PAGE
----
A comment on the Previously TV forum:
In the second part (To Play the King), Michael Kitchen did IMO a helluva good job as the Prince of Wales/King; this was in 1993. I just looked him up; he’s almost exactly the same age as the PoW. I’m thinking he might be a good choice for the PoW in the final (old guy) stretch of The Crown.
Michael Kitchen, Rowena Miller/Kitchen, and their son, Jack, attend Tom Stoppard’s birthday party at the Chelsea Physic Garden in London on July 1.
He’s gotten his thirty-something figure back.
Michael Kitchen and his wife were also photographed together at the 1994 BAFTA Awards where he was a best actor nominee for To Play the King.
How is it that so many Americans still feel otherwise about those currently in charge?
If only congressional members of the ruling party had half the spine and the morals of Michael Kitchen’s king.
“Uneasy lies the head that wears a crown.” – Henry IV
Politically outmaneuvered by Prime Minister Urquhart.
According to the Wikipedia page for To Play the King, in the original novel by Michael Dobbs the King is not forced to give in to any demand by Urquhart to abdicate but instead “willingly abdicates ahead of the general election, indicating that he will stand against Urquhart. In fact, he insists on his abdication being handled before Urquhart can call the election. Rather than feeling confident that the King has been politically neutered, Urquhart is left feeling that the ground is slipping beneath him.” How satisfying would it have been to see the King hold the upper hand over Urquhart in the dramatized version also as he thinks he does here:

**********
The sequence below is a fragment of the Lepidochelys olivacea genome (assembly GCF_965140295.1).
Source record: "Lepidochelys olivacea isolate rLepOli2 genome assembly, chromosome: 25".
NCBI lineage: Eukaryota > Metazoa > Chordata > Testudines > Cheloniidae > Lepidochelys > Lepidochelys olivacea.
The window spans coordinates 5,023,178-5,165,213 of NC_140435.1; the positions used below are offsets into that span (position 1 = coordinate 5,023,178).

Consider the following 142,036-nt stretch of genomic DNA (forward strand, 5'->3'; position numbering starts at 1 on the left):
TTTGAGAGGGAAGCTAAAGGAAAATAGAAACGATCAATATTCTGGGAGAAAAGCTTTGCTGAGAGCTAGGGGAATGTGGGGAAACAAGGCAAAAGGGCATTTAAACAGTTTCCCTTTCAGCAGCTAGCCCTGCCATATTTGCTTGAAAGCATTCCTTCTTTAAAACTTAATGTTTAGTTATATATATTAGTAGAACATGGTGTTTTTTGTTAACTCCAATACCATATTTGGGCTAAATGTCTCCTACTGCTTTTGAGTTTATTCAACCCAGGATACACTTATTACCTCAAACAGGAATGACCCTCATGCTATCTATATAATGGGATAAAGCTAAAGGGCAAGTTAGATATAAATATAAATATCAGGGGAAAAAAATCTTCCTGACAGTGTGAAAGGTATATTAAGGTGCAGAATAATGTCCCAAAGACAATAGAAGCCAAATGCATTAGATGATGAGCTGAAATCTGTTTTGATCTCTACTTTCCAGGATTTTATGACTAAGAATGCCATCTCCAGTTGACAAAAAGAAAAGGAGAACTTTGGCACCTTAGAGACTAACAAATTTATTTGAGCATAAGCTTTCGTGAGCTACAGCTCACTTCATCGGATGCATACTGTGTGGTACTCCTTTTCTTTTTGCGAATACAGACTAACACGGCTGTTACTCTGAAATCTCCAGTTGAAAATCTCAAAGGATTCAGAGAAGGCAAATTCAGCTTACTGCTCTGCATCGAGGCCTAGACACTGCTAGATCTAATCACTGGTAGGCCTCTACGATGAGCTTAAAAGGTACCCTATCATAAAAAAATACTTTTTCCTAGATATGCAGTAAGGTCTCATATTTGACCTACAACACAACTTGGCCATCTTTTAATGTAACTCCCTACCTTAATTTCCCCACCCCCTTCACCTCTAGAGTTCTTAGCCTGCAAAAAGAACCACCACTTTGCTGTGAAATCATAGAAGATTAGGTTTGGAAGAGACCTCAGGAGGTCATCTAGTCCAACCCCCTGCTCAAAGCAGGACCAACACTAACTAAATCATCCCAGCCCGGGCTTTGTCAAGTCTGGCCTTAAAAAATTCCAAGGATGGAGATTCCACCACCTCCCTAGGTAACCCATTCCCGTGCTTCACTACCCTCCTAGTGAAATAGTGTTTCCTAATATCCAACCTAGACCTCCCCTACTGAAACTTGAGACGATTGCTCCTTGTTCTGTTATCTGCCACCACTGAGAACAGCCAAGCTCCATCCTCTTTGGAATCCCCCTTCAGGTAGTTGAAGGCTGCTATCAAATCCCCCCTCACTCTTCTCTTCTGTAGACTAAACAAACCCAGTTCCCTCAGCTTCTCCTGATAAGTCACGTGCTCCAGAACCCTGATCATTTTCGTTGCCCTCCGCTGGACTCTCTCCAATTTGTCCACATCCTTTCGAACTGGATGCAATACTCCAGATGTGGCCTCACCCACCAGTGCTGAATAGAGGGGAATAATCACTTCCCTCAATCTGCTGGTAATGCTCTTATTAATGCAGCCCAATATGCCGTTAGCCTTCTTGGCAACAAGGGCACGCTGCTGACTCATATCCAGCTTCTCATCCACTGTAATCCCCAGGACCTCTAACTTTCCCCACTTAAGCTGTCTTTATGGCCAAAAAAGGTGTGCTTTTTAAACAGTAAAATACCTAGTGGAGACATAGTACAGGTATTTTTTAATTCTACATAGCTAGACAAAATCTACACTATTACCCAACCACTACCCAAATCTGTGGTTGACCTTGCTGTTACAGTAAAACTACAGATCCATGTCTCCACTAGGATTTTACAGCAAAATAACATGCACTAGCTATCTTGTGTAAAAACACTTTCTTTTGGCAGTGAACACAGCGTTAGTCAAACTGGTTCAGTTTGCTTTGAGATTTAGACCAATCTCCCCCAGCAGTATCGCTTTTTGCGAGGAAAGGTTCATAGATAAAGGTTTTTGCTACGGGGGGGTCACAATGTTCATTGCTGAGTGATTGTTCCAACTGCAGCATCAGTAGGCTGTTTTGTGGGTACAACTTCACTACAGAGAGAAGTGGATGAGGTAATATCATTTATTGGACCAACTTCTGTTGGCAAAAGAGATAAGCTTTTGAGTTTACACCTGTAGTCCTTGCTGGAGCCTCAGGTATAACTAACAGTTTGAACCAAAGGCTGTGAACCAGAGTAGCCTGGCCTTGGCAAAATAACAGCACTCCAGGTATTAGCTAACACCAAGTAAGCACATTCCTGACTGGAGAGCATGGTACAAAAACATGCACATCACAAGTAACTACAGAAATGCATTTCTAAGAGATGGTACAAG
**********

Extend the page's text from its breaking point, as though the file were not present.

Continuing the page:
What might it be like if Michael Kitchen attended publicity events… 🙄
The King’s political naiveté proves to be his undoing when he follows through on his ideas and attempts to undermine Urquhart.
Michael Kitchen’s big blue eyes, wing ears, bump in the nose, and curls all captured with a few strokes of pen.
Illustration: The New Yorker, Jan. 17, 1994
My top 20 Michael Kitchen roles:
20. The King in House of Cards: To Play the King (1993)
One of MK’s most acclaimed portrayals but not that high on my list – maybe because I don’t enjoy seeing a “monster” get the better of MK.
This king has the most brilliant blue eyes. I’m told To Play the King recently aired on some PBS stations, so I thought I’d revisit it.
Those eyes, that mouth, that face. A king by any standards. Can’t stop looking at that last one.
My favorite one, too.
One look at his steely blue eyes and set jaw and you know this King is determined to do battle with the Prime Minister.
In an interview with Patricia Brennan of the Washington Post published on Jan. 16, 1994, Ian Richardson revealed that Michael Kitchen “was our last choice, really. One actor turned it down because he was very friendly with certain members of the junior royal family. Another turned it down because he was recently knighted and thought it would be inappropriate. Another turned it down because he wanted to write. But we ended up with a miraculous fit.”
Wow. So glad the role eventually made its way to MK.
A stroll in the garden ends with the King and Prime Minister Urquhart crossing swords.